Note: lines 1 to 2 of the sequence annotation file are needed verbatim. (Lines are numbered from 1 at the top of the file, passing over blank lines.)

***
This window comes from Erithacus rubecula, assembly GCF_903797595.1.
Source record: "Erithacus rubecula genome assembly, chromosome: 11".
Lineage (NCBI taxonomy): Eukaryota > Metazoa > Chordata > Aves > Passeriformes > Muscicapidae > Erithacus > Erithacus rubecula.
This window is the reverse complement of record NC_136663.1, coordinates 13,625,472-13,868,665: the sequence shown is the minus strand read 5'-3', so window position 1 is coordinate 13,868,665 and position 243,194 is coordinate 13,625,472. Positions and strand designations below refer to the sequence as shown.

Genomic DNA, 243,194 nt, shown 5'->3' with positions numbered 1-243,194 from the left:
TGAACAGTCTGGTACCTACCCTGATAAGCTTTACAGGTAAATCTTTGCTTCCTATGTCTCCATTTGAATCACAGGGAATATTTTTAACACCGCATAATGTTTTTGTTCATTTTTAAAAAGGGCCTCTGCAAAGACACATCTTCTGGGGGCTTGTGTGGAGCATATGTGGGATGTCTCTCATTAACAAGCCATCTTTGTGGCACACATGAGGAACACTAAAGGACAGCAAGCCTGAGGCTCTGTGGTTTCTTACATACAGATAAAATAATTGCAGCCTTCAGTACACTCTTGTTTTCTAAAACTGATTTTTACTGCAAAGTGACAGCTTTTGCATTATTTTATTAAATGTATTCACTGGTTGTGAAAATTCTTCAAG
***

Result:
This window comes from Erithacus rubecula, assembly GCF_903797595.1.
Source record: "Erithacus rubecula genome assembly, chromosome: 11".